Sven

Sven

Kite addict since 1998. Still addicted!

Bicycle Rotations

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As you might have found out, the weekend – no, not true, Sunday was spent with my horses at the stable – Saturday was spent at the beach flying!

Cold and crisp conditions with the winds on the light side quite appropriate for my Yellow by Lanyork.

With lighter winds the kite felt a lot better compared to the first flight in its upper (and above) wind range. Now the kite is much more predictable … and … controllable. Just a quick tweak to have the brakes according to my likings and I was ready for some serious (?) flying!

Lately I’ve been putting focus on Bicycle Rotations. They’re far from perfect but they’re coming together slowly but surely. I find counter clockwise rotations a bit easier than clockwise, but you know the saying: Practice makes Perfect!

So…. Practice!

Here’s a quick compilation of Saturday’s session.

Bicycle Rotations

2 thoughts on “Bicycle Rotations”

  1. Here’s a great video showing the Sliding Bicycle Rotation performed by the master Guido Maiocchi!

  2. Though the headline addresses the bicycles, I notice the many small keen LE deforming sail powerups in your video when initiating forward movement. Actually I don’t think it is the LE deformation that one observes directly – it is the distance between the lower downspar nocks or actually the distance of the left and right chunk of sail fabric that strikes one. Then my intention was to say something like “add some equally pronounced depowering/stops” and asking if the LE stiffness was ideal for the wind (or the wind for the LE). Then I noticed that there also was bending of the LE during the stops and came to the conclusion that I’m not really sure to the extent that my own stops consist of relaxing the sail versus pulling the brake lines, nor that I can picture my LE shape/flex during the stops. When choosing the frame (for a certain wind and venting combo) I aim for being able to do the starts and stops only by simultaneous pulling/relaxing of all for lines (while keeping the handle angle fixed).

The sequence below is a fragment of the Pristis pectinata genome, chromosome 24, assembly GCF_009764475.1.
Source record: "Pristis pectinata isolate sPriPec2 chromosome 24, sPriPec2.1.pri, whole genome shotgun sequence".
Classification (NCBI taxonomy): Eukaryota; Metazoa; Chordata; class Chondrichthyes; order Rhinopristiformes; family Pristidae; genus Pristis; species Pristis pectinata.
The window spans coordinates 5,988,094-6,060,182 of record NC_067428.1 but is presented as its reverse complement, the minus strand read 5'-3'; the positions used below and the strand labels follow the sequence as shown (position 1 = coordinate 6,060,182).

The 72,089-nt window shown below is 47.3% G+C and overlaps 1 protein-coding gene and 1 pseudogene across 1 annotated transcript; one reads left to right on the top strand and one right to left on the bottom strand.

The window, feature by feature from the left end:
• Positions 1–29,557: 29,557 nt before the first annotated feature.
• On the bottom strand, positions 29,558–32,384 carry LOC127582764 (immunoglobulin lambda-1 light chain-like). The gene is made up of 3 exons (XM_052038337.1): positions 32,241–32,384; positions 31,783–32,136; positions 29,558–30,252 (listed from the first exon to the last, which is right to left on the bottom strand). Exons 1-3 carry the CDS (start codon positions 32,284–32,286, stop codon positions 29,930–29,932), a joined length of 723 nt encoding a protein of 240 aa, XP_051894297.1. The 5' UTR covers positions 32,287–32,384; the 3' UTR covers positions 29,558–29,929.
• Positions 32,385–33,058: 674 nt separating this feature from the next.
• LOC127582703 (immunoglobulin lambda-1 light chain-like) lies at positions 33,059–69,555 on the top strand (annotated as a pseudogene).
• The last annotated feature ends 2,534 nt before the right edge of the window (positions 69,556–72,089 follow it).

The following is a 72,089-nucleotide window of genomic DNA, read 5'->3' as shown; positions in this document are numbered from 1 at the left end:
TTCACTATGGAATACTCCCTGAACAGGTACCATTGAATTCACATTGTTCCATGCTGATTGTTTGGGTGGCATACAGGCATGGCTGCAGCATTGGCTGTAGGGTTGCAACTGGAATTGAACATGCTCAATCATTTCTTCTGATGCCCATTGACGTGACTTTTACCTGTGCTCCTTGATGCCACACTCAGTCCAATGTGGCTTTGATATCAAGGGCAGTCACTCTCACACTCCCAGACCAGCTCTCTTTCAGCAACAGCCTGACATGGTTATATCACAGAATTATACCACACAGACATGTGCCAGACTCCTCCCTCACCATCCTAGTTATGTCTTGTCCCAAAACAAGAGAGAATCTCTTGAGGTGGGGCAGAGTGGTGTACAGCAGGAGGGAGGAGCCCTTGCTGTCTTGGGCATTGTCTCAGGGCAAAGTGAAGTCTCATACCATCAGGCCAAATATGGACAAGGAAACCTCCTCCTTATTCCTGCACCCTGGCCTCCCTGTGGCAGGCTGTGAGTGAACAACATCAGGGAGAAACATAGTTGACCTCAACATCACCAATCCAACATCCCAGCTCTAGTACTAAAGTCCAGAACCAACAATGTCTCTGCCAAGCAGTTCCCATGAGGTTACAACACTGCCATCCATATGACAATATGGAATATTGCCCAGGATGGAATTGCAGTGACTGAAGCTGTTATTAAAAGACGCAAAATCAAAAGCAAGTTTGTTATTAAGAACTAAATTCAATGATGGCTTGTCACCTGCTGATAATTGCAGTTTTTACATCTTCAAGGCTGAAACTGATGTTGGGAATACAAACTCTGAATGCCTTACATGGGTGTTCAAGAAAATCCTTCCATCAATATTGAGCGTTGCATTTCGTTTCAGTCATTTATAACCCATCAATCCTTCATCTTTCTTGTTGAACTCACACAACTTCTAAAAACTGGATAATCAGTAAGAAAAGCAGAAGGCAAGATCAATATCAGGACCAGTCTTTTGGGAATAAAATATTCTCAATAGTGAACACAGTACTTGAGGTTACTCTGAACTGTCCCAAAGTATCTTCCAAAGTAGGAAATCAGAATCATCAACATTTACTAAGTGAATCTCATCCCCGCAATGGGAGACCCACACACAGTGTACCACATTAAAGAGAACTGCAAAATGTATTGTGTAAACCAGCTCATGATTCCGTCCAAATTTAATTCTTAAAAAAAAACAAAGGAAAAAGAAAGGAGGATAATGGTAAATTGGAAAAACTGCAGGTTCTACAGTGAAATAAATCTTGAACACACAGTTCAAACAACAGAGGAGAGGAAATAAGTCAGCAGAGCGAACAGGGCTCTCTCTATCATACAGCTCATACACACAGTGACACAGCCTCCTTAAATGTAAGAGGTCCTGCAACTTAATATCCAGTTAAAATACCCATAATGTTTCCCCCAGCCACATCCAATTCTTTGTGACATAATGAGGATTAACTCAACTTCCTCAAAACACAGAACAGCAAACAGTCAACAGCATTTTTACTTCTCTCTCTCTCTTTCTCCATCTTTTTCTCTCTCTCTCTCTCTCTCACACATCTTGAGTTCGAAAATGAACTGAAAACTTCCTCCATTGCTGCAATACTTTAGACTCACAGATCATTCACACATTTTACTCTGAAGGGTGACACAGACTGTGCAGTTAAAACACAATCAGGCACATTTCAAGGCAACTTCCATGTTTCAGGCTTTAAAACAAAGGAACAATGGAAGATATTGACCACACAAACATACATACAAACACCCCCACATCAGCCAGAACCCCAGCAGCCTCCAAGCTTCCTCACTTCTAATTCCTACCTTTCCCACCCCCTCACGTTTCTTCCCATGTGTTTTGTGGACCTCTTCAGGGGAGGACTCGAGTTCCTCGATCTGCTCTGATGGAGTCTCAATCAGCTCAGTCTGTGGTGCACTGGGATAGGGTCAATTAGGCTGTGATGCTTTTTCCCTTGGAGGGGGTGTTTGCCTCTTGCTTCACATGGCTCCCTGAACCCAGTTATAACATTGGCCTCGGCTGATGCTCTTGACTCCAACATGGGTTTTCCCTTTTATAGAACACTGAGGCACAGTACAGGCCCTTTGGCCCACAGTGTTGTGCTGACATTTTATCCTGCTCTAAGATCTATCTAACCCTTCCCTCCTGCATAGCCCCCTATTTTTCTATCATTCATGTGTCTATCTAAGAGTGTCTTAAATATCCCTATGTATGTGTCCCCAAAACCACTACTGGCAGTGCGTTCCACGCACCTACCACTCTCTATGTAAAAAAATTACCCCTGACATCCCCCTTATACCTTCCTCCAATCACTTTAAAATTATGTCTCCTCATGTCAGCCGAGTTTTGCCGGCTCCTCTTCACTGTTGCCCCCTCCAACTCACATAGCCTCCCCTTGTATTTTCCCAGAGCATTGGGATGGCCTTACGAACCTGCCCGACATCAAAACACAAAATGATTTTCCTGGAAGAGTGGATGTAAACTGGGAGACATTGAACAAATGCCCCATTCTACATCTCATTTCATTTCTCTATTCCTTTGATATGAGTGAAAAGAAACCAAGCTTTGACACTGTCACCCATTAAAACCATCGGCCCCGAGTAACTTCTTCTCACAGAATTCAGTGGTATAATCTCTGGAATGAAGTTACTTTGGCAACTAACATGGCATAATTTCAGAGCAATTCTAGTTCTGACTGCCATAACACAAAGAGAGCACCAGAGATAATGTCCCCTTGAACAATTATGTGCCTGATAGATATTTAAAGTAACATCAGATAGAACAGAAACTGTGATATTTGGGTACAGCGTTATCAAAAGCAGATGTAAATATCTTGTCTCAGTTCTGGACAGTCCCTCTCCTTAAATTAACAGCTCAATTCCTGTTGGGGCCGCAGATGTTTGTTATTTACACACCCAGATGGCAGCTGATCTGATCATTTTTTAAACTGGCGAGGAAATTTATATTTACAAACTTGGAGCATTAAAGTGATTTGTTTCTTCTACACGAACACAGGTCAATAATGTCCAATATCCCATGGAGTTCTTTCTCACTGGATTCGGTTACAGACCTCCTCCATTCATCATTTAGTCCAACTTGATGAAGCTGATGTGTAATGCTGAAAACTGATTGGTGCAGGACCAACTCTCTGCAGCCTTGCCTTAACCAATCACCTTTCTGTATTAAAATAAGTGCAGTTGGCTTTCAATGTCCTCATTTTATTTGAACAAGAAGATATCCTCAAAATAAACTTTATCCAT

It looks like you are approaching the bicycle rotations both from the slower and faster rotations (which I believe is a good thing because of possible new insights originating from the more than one angle of approaching the learning and also because one can identify what needs the most practice (typically the slow rotation over the quick). Other than this I can recommend (as done before) to try to look at the centre of the rotation where the TE of the two wing halves meet (which seems to make it easier for me at least) and try to keep the centre fixed or moving along a straight line.

    I like the Fly 4 Fun Footage of the bicycle rotation, especially when the camera is quite close bicycle rotations (because it looked “cool”). However, my learning differed for how it was taught here. I let it come with time, thinking more of the kite movements (especially of the centre of rotation as above) rather than the movements of my hands (as explained in the Fly 4 Fun video) .

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